COLUMBUS, Ohio (WCMH) — Thirty-two officers with the Columbus Division of Police received promotions Friday.

The division welcomed 15 new deputy chiefs, four commanders, nine lieutenants, and four sergeants — who were part of the largest group of sworn-in personnel to be promoted at once in Columbus police history.

After four departures of veteran deputy chiefs in January, with more than 100 years of knowledge among them, Columbus police dealt with a number of vacancies. Those leaving also received a $500,000 buyout from the city.

This class has some of the youngest officers to be promoted to their new ranks, but Chief Bryant said she is confident in her choices. The four new deputy chiefs — Robert Sagle, Elrico Alli II, Nick Konves and Timothy Myers — said they are ready to take on the challenge.

“They have been ready for this, and they are absolutely ready to fill those rolls,” Bryant said.

Bryant said in addition to their time in their prior roles, they have also filled in after the four January departures.

“We are excited about what they are going to bring to these new roles,” Bryant said.

Sagle, a 22-year veteran of the division, is now the deputy chief for three different sections. Sagle said he knows he has big shoes to fill, looks forward to shaping the future of the division.

“We also have the ability to kind of define the role the way we see it, and the way we see it moving forward, which I think is an opportunity,” he said.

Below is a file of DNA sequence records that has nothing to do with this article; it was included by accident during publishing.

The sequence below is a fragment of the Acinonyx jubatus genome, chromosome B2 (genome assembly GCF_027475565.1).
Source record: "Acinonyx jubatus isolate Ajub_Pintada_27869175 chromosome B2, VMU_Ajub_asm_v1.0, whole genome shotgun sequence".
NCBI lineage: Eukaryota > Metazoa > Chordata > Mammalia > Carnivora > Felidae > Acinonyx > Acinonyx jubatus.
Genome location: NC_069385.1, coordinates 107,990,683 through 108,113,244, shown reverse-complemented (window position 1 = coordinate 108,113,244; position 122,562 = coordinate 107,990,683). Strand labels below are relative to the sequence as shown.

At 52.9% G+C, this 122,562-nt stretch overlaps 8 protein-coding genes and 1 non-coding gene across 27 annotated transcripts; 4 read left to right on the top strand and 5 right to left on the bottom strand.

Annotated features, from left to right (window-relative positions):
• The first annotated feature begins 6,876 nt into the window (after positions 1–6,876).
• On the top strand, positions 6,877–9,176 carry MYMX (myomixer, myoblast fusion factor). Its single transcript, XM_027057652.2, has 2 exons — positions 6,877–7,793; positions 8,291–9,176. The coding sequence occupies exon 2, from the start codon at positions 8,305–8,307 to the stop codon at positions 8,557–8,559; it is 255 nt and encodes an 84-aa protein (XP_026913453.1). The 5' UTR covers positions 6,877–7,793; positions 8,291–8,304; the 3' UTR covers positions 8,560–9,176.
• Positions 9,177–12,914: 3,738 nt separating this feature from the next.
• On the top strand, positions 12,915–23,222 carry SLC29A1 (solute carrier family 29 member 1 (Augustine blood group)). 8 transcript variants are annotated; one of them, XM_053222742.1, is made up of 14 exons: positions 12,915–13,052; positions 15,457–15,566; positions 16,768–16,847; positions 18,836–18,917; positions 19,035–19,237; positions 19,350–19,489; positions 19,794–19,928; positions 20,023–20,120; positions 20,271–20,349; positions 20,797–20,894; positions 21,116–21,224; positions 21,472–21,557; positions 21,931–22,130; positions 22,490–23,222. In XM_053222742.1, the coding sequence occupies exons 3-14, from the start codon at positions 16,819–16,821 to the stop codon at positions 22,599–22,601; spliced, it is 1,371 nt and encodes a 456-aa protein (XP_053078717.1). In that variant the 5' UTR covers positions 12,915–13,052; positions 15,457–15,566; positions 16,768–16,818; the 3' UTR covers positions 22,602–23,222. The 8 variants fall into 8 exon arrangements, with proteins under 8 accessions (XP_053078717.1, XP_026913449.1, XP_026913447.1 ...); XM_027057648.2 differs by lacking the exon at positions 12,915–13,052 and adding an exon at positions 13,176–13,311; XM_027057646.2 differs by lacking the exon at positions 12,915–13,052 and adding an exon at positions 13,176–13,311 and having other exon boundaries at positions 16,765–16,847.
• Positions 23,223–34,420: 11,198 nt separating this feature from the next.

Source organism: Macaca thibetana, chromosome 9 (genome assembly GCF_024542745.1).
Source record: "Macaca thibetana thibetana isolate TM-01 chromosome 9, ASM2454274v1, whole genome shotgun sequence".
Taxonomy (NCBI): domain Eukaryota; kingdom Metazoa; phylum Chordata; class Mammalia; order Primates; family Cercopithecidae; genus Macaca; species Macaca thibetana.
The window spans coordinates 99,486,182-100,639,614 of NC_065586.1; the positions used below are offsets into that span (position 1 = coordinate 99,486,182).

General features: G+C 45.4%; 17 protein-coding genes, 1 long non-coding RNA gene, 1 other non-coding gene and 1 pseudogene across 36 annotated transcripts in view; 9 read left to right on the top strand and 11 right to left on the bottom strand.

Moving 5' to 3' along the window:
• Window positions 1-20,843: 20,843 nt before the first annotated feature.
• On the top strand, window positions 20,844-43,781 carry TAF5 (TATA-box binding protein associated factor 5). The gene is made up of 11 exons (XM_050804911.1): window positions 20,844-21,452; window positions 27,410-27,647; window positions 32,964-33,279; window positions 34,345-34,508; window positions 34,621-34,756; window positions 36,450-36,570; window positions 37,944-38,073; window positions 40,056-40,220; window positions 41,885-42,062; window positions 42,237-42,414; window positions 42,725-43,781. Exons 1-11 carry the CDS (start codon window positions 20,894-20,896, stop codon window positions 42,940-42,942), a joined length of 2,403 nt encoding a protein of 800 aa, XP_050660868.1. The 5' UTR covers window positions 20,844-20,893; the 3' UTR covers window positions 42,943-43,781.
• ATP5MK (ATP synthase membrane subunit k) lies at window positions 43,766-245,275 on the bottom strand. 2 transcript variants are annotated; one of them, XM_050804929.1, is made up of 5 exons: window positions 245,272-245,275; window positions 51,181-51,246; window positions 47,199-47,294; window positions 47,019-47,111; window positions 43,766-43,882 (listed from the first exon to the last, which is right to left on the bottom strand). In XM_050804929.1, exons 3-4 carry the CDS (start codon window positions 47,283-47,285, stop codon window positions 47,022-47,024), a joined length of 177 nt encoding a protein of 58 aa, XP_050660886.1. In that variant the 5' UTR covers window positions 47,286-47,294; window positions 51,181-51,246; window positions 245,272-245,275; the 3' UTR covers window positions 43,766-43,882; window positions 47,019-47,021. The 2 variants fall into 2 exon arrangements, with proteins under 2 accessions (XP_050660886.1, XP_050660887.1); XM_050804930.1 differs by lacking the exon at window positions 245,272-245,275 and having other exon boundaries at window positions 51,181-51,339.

Sagle said he is thankful.

“Everyday I strive to be a better leader and a better person and everything, and so as I learn what my day-to-day is, I just want to make sure that I do it to the best of my abilities, so that the people I work around have confidence in me,” Sagle said.

Myers will now be the youngest deputy chief in history, and more than a dozen others who were promoted have less than a decade of experience with the division. But Bryant, once a new deputy chief herself, said she does not look at that as a bad thing.

“As you can see, I am here now,” Bryant said. “What you have is the ability to infuse new ideas, infuse new concepts, and be able to have that cultural shift that you are looking for.”

Columbus police have also struggled with recruitment in 2023, a common theme among other law enforcement agencies in the area. Recruiting has been an issue for police this year as well as other law enforcement agencies in the area.

Bryant said they did not promote to fill all the positions they were down, but they promoted to fill the positions they need.